It’s been a while since we have talked about El Niño or La Niña. At last check we were under a weak La Niña. What that normally means is that for us here in the Southeast, we typically see drier and warmer conditions than normal. While this is the average pattern we see, it’s not definitive.
We did not see a lot of rain at the back end of the summer and went 40 plus days where we didn’t see measurable rain, but when it finally did start raining, it felt like it didn’t stop. Now was that due to a weakening La Niña? That is too hard to say, but ultimately that pattern is gone.
La Niña Explained.
La Niña occurs when the waters in the Pacific between South America & Australia become cooler than normal. This might seem weird that something so far away can influence our weather, but more often than not, it does. However, with the latest La Nina it is hard to break down the effects because of how weak it was. Even though we were in La Nina, it was close to neutral to most of the time.
La Niña effects are usually more noticeable during the winter time, but here in the Southeast and along the Gulf Coast, La Nina may also contribute to Hurricane climatology. During a La Niña, conditions usually mean more likely conditions for tropical development. This is because a La Niña typically sends the jet streams farther north and keeps the tropical jet farther south. This means, not as much wind shear, and that can spell more likely conditions for tropical development. Also, since on average the Southeast is warmer than normal, warmer Gulf waters might also be a factor, but again, this is very hard to measure, and just because conditions might be more likely, it can’t be said for sure it will mean more tropical cyclones (tropical storm/hurricane). Warm waters and low shear are just a couple pieces of a complex tropical cyclone puzzle.
Ok, now that we have a basis let’s talk about our forecast going forward. For the short term it looks like things will be neutral, but long term forecasts are calling for a potential El Niño to form by this summer. I do want to make mention at this time last year, forecasts were calling for a strong La Niña, but instead it turned out to be a weak La Niña, so while it is forecast for us to enter an El Niño later this year, we still can’t say 100% sure it will happen.
El Niño Explained.
El Niño occurs when the waters in the Pacific between South America & Australia become warmer than normal. This pattern results in a weakening in the westerly trade winds and as a direct result, the sub-tropical jet that influences weather patterns in the sub-tropics and northern tropics moves a little farther north. Typically this means for the Southeast we have a wetter and cooler pattern than normal as more moisture is able to move into our area due to the jet. Think of it like the jet stream, just a separate one that is normally farther south.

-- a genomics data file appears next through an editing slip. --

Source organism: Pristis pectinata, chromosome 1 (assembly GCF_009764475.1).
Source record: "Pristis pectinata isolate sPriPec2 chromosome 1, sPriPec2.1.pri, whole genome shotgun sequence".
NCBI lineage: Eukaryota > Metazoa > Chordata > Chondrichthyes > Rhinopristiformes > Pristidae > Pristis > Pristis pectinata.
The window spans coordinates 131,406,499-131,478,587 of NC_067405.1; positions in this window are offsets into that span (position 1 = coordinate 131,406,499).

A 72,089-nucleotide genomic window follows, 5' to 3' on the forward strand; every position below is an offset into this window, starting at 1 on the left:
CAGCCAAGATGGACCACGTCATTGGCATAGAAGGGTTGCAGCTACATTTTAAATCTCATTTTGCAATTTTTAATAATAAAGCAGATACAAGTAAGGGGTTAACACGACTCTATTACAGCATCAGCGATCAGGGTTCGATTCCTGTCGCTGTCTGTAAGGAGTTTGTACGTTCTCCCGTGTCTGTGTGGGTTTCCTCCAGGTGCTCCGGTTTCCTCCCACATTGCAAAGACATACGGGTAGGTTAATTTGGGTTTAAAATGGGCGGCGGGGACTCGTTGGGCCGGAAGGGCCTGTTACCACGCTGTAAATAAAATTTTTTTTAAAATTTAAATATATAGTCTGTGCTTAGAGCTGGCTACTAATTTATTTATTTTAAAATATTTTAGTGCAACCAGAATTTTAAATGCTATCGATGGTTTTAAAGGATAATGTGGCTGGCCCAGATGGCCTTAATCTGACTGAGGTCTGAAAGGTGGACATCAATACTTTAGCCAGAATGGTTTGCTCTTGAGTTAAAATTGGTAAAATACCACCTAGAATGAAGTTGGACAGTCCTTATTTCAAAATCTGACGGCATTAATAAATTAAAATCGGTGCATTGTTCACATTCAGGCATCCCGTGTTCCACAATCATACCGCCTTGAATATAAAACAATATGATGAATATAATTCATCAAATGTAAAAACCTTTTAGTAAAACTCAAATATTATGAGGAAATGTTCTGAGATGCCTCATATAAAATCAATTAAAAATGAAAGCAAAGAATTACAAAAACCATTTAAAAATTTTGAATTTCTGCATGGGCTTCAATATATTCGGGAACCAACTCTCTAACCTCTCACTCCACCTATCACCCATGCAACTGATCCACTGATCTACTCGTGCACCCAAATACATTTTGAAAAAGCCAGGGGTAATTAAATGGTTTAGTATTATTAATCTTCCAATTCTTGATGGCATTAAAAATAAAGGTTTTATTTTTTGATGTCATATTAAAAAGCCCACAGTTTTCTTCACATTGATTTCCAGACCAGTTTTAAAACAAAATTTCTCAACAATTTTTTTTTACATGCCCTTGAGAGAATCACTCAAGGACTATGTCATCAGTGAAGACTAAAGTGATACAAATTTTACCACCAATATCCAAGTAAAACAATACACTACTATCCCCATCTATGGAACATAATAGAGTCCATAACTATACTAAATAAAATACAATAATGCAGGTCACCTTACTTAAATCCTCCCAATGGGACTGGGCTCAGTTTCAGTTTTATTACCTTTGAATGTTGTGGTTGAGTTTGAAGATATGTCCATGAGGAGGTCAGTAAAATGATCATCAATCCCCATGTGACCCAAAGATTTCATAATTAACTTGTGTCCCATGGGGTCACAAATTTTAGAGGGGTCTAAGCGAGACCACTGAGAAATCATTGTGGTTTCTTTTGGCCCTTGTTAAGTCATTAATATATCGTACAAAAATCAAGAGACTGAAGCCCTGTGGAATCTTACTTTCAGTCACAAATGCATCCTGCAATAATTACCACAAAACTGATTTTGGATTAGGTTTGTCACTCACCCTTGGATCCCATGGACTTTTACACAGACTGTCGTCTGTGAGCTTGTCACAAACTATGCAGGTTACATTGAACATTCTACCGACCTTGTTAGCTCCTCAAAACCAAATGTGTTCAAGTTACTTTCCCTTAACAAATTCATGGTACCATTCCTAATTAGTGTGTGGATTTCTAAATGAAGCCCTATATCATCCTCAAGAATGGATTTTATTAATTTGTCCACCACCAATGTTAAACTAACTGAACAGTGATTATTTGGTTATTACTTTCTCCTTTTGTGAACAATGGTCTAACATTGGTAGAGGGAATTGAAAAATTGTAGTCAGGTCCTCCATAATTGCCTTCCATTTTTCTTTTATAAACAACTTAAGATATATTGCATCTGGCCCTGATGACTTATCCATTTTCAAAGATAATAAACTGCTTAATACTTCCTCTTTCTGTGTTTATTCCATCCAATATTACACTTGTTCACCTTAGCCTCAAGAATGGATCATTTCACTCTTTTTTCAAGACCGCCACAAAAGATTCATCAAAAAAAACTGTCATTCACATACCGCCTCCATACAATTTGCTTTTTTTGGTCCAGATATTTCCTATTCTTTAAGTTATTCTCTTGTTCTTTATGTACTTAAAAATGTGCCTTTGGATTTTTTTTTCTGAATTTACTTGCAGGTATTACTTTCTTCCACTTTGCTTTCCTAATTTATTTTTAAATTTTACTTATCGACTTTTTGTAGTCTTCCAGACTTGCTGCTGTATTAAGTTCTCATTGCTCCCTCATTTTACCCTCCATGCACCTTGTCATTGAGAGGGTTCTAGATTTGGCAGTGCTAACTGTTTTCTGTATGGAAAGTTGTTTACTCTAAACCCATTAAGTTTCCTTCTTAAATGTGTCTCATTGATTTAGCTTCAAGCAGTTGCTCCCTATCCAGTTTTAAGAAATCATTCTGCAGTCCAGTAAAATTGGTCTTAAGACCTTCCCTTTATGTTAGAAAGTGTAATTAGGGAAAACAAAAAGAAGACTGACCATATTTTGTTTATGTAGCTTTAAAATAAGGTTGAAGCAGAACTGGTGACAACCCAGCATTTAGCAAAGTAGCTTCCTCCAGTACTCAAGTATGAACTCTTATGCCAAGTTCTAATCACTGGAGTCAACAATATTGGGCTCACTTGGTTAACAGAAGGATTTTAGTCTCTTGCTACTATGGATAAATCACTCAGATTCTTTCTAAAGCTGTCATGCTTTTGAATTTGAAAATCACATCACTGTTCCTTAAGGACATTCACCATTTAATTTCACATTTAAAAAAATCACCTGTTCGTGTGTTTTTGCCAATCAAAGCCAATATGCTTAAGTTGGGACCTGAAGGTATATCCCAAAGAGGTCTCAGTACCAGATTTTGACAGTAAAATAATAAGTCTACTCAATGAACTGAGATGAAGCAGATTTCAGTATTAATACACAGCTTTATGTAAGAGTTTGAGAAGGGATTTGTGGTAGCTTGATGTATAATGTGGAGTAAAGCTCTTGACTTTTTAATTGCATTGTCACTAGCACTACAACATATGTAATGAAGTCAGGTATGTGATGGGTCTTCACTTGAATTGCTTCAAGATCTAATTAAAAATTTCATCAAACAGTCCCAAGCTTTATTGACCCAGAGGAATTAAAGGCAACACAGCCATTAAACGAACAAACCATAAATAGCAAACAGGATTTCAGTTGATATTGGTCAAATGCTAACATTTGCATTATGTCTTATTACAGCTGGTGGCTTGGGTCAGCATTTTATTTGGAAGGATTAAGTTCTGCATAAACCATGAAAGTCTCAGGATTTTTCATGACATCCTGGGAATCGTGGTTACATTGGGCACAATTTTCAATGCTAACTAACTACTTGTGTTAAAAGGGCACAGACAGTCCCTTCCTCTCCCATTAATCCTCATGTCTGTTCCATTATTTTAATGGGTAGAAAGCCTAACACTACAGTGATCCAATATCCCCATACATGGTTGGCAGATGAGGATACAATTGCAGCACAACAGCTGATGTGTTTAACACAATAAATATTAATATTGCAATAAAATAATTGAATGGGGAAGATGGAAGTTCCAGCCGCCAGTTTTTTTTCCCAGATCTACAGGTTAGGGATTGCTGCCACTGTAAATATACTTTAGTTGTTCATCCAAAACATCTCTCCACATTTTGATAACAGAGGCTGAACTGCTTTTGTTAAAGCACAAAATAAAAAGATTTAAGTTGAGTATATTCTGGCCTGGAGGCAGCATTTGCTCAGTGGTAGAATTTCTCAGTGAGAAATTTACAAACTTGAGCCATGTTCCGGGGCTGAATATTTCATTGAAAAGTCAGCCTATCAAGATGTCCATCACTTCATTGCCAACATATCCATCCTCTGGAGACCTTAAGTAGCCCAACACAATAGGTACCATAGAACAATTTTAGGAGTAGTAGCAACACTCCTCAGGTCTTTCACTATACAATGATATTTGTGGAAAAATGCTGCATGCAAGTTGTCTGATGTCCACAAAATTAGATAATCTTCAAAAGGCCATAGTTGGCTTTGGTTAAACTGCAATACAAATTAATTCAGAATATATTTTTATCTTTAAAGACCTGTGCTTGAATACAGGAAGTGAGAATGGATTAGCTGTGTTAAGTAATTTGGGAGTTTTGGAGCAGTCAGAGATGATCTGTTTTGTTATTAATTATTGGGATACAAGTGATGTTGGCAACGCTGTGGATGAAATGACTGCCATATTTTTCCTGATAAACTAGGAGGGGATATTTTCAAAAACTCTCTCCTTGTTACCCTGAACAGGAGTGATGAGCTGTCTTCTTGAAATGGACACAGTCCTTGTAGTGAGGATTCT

Like La Nina, El Niño may also influence our tropical season, but unlike La Niña, the effect of an El Niño may result in unfavorable development conditions for tropical cyclones and it is directly related to the sub-tropical jet. This jet is more apt to move over the Gulf of Mexico and the Gulf Stream and may mean increased wind shear, something detrimental to tropical development. However, like said earlier with La Niña, it gives a basis, but we can’t say for sure it will stop all tropical cyclones. There have been hurricanes and strong ones at that have occurred during an El Niño year. With hurricane season approaching though, anything that can hinder the chance for tropical weather is welcome.
So, that was a lot and like stated over and over again, both El Niño and La Niña do influence climate patterns, but they do not explain what can happen day by day and are not forecasts. So for the time being it looks like we will be neutral and maybe (key word maybe) by this summer we will begin to enter an El Niño. For more updates and details stay tuned to WKRG.com and be sure to follow the First Alert Storm Team on social media!